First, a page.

Bali Nine delay on sentence applications
Four of the Bali Nine are confronting months of uncertainty as Indonesian authorities delay indefinitely a decision on the drug smugglers' applications to reduce their life sentences.
The four, all of whom are serving life terms without a release date, have applied three times to have their sentences cut to 20 years. But they have been told recently that the Indonesian corrections office may not make a decision until next August because of a "backlog of applications".
One of the four, Martin Stephens, told Fairfax Media he would be "upset if the bad relations between Australia and Indonesia was affecting my case".
Stephens, Matthew Norman, Si Yi Chen and Tan Duc Thanh Nguyen all applied last May for the sentence reduction which, in the Indonesian system, is usually a straightforward process. Prison authorities at both the Kerobokan prison and provincial bureaucrats in Bali found in their favour, but the four were disappointed last August when they were not granted the reduction.
There was no explanation at the time, and they have been waiting since then for concrete news. The Australian consulate has recently told them that the application had not been rejected, but that the corrections office had been "overwhelmed by applications and had not got around to processing them".
The decision is likely to be made next August - a year after the four had expected it - with no certainty that the sentence reduction would be granted.
Stephens expressed his frustration, telling Fairfax Media "we need something to look to the future with, something to give us hope".
"I'm married but ... I've got to have more than just family to live for, to survive in this place. I need a release date ... I've been here for [almost] 10 years. What have I got to live for? To look forward to? What's the point of anything?"
Stephens, Norman, Nguyen and Chen first applied in 2011, but their bids were stopped with all other remission requests because of a riot at Kerobokan in January 2012. Their second application was rejected because of a new central government regulation that threw all drug cases into doubt. The third application has now also been delayed indefinitely.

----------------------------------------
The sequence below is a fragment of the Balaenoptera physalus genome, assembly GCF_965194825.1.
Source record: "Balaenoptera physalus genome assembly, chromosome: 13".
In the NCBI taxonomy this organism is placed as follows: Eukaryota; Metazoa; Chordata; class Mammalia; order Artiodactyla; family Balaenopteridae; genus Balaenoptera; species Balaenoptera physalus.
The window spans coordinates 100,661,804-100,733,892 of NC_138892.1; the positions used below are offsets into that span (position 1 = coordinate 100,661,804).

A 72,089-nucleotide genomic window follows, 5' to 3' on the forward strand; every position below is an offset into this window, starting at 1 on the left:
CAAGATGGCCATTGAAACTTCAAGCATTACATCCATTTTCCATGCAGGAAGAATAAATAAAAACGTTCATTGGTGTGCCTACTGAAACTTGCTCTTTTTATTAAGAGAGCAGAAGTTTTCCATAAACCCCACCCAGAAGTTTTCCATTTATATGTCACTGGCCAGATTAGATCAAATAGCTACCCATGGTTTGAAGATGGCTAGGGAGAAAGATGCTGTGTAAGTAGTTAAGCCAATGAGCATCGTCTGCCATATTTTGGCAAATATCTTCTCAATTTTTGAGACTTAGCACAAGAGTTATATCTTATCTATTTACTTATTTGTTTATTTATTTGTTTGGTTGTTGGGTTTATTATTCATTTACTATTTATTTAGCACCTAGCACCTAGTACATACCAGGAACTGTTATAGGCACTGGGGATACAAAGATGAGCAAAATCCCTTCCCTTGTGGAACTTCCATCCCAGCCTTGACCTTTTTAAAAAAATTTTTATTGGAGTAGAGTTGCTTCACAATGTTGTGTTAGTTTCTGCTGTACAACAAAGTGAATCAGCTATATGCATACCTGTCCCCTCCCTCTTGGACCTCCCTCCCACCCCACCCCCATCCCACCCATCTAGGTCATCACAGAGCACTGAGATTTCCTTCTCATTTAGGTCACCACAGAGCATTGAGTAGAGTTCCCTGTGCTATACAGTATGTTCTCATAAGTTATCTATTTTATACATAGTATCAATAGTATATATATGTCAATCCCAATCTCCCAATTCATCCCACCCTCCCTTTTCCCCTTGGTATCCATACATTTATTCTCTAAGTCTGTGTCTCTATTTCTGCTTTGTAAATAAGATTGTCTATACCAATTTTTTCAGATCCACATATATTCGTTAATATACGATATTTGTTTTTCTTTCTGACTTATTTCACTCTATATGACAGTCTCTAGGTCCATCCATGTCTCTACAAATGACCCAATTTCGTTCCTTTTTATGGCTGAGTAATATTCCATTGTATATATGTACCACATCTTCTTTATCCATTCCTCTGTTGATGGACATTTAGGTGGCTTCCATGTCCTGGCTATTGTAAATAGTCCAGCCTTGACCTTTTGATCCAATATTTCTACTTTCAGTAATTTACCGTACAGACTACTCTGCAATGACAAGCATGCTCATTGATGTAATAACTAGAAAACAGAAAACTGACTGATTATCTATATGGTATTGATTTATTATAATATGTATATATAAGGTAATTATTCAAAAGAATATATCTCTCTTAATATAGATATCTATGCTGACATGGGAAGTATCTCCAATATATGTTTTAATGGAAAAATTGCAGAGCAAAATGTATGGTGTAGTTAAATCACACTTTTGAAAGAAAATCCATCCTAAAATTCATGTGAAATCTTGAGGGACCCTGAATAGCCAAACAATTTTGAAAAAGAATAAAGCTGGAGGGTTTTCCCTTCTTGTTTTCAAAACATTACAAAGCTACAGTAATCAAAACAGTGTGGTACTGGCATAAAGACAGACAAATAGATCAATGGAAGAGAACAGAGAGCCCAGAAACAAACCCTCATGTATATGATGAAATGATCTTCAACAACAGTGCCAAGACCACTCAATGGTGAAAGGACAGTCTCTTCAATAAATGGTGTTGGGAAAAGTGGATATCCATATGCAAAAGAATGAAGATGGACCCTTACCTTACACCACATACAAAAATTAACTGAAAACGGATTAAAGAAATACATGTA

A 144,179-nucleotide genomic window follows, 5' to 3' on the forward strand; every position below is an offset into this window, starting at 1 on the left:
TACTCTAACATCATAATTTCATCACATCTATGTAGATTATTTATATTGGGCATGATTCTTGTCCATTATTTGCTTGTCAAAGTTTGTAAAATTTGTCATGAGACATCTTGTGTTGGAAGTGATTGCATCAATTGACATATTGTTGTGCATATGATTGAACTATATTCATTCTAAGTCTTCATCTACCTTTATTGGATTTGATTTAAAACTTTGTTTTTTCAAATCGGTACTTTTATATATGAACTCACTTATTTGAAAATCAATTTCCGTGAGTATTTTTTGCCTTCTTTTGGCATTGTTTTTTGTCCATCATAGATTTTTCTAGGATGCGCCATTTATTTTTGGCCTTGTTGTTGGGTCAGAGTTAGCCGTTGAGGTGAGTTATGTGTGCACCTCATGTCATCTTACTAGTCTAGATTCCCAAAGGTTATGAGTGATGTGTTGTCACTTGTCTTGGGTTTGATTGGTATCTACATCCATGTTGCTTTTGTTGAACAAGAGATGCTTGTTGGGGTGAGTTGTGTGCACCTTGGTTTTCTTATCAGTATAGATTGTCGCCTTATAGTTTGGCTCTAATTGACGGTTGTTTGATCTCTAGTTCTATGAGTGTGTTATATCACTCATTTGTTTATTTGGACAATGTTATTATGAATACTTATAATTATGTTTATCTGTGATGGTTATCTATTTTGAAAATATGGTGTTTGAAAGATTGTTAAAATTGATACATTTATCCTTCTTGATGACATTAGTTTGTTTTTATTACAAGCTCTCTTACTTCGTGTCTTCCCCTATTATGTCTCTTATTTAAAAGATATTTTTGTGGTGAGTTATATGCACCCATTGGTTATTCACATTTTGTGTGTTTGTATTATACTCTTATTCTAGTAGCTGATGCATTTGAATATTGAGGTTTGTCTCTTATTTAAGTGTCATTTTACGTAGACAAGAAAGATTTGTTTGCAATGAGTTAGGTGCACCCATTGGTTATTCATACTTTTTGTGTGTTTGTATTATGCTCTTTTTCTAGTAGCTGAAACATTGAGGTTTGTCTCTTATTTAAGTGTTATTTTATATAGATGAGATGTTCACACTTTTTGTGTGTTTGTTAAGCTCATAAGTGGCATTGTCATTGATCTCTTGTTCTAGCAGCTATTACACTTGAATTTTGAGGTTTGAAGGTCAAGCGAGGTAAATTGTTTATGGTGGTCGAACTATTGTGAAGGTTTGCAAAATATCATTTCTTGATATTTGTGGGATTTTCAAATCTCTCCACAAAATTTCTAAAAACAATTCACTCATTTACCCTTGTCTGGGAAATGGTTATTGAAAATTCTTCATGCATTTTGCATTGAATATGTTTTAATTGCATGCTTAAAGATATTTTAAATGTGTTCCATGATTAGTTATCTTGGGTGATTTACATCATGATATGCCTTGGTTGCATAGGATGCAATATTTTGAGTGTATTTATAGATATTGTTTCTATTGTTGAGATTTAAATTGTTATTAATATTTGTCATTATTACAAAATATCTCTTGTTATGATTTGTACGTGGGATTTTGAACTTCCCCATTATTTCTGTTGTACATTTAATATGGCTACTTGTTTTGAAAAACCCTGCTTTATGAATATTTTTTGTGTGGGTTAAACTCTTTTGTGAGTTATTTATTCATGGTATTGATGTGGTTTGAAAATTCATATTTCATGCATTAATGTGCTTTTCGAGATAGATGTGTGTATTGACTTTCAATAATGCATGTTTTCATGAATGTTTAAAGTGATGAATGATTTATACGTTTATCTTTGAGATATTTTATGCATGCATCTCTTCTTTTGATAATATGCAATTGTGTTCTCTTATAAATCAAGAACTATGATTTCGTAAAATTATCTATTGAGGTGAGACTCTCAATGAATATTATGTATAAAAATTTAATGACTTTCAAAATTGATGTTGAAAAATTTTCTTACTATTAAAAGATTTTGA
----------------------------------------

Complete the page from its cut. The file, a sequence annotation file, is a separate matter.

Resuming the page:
As well as expressions of remorse and willingness to cooperate with authorities, the applications include letters showing support from family members, prison guards and other prison officials.
If the sentence reduction application is successful, the new sentences will be 20 years. With the almost nine years they have already spent in Kerobokan prison taken into account, they would have only 11 years left to serve.
Remissions for good behaviour - which in Indonesia are handed out twice a year - could reduce this further so that their likely release date would be 2021 or 2022.
The Bali Nine were convicted in 2005 of attempting to traffic 8.3 kilograms of heroin from Bali to Australia. Two of them, Myuran Sukumaran and Andrew Chan, still face death sentences and have appealed to President Susilo Bambang Yudhoyono for clemency.
There is fear that the current bad state of the relationship between Australia and Indonesia may also affect the death row clemency applications.
Renae Lawrence is serving a 20 year sentence. Even though she was moved out of Kerobokan recently after being accused of plotting to kill a guard at Kerobokan, prison authorities have recommended she receive two months' sentence remission in December.
The others Bali Nine members are also serving life. Michael Czugaj is appealing his sentence, and Scott Rush has exhausted his appeals, and has not yet lodged a bid for sentence remission.
Sydney Morning Herald